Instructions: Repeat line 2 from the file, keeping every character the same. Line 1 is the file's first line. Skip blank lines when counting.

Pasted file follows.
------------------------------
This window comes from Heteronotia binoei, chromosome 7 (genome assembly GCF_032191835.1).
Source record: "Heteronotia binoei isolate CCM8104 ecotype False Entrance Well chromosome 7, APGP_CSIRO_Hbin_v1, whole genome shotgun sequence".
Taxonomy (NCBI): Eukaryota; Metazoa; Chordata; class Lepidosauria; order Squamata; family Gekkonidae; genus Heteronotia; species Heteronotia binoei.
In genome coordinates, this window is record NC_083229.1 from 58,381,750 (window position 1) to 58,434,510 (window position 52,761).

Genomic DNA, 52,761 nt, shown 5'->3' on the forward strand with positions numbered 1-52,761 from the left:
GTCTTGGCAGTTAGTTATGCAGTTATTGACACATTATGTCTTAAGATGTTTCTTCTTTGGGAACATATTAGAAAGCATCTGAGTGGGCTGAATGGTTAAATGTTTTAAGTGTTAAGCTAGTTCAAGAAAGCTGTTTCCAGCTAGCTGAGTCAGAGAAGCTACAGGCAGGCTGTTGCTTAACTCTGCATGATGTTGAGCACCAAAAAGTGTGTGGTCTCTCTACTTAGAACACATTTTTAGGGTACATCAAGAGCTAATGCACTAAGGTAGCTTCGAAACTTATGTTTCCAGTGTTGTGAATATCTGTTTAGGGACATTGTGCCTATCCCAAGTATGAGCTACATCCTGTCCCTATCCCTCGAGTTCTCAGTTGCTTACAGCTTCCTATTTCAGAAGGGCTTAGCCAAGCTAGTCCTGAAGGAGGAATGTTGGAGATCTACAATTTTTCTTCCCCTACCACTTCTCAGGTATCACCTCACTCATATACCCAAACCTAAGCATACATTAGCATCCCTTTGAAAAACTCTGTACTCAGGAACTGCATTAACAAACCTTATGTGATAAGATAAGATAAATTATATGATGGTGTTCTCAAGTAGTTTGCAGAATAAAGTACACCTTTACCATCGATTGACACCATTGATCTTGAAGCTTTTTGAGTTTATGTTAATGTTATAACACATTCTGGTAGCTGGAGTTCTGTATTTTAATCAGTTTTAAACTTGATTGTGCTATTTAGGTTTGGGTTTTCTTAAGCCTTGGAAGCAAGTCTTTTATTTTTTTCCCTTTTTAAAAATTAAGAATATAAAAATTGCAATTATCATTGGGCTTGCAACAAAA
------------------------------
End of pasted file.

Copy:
Source record: "Heteronotia binoei isolate CCM8104 ecotype False Entrance Well chromosome 7, APGP_CSIRO_Hbin_v1, whole genome shotgun sequence".